Pretty great, right? It's a fabulous way to support indie pattern makers (which I love!) and teachers and children (which I also love!) while getting some fabulous new patterns. I love buying pattern bundles because I end up with patterns that I otherwise may not have sought after, but sometimes those end up being ones you love the most. Parcel #3 includes these awesome patterns:

Pattern Parcel #3

When I first saw which patterns were going to be included I picked out 3 immediately that I knew I wanted to sew up. The Prefontaine shorts were not one of them, which just goes to show how awesome it is to get a bundle of patterns, even if every pattern isn't one you think you'd buy on its own. But enough words, how bout I show you what I made?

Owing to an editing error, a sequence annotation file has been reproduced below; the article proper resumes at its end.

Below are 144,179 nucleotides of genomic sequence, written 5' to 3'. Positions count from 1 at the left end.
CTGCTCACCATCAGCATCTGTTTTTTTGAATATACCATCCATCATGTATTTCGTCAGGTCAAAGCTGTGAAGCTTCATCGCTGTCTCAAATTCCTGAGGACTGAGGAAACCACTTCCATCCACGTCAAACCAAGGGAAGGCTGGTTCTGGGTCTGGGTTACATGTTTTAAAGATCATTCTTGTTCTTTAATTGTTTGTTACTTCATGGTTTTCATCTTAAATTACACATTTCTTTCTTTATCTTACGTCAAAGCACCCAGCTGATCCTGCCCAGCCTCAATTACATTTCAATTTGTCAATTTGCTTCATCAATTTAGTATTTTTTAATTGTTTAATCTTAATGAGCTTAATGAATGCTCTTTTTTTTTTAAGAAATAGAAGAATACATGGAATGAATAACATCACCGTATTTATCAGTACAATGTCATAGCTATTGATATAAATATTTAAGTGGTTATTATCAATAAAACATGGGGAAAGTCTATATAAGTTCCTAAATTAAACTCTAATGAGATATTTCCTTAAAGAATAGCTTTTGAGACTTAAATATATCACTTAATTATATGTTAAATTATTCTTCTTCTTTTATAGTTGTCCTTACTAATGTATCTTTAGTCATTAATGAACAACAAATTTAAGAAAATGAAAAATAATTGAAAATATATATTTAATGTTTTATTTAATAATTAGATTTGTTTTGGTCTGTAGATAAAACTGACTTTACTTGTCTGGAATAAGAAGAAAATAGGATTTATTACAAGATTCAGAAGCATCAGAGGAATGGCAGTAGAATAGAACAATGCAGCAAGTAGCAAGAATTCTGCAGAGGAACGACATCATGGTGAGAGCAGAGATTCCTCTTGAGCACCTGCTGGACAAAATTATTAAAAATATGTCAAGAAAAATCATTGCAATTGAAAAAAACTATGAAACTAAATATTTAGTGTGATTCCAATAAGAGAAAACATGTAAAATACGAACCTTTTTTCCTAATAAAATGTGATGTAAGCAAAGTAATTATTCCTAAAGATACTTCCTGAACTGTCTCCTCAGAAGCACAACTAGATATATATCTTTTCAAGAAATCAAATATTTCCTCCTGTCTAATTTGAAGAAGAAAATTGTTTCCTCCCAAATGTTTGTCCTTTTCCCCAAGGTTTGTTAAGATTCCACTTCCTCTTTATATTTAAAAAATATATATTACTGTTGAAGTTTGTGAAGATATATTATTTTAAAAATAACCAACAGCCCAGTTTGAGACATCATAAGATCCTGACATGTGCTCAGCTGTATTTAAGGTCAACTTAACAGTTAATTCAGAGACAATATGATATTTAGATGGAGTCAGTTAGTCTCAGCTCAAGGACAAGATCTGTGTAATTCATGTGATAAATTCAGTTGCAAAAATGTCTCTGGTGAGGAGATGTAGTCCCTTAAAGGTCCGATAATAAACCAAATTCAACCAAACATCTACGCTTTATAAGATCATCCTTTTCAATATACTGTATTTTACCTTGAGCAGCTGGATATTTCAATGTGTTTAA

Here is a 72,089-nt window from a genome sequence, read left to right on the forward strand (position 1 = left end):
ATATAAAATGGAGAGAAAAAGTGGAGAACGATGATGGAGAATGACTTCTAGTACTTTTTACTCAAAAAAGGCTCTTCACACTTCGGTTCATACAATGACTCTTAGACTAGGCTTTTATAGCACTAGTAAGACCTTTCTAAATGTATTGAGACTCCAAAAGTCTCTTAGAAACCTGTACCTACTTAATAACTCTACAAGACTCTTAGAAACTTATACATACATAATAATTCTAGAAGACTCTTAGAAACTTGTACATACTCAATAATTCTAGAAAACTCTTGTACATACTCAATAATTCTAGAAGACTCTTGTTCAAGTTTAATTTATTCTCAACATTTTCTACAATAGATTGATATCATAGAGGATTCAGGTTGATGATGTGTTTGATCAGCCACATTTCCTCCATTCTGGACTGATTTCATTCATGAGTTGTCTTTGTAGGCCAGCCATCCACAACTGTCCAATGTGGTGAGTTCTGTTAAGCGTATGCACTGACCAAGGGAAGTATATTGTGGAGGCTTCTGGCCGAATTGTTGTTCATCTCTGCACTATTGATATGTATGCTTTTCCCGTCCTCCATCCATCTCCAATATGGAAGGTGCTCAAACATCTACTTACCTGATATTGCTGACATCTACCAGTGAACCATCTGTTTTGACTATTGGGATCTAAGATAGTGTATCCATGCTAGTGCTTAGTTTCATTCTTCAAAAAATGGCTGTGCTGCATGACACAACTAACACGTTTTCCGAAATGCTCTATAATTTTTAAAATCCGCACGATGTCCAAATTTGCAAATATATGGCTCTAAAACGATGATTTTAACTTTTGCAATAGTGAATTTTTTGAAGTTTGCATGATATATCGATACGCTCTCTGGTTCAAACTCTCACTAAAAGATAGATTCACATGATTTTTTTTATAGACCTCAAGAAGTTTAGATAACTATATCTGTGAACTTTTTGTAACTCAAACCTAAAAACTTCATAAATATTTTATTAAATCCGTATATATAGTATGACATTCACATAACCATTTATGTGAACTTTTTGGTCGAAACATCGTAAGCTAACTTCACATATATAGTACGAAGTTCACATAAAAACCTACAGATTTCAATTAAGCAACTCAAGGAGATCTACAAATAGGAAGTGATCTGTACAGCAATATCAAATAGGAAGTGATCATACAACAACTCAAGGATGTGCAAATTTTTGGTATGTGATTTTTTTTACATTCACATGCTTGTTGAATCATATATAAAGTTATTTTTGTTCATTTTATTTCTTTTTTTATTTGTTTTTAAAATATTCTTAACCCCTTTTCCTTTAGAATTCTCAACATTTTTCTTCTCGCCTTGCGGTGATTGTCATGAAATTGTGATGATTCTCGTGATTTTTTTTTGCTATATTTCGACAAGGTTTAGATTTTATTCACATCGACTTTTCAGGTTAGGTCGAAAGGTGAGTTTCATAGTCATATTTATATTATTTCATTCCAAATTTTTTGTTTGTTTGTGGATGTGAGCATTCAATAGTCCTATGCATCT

So here's the deal: I don't do shorts. I wear shorts when I run, and I have one pair of knee length jean cutoffs I wear when I really really have to. And that's it. But I was walking around Hobby Lobby and I spotted this gold bias tape, and it was like I had a vision. Gold trimmed linen prefontaines. Perfection. Maybe a little crazy or maybe super chic? Hard to say, but I knew I had to make it happen. I snatched up the bias tape and made my way to the thrift store hoping to find a linen dress I could dissect to make these shorts. The thrifting gods looked kindly on me and sent this 100% linen dress that was perfect. Plenty of fabric, very few seams to worry about.
Please forgive my poor phone photography!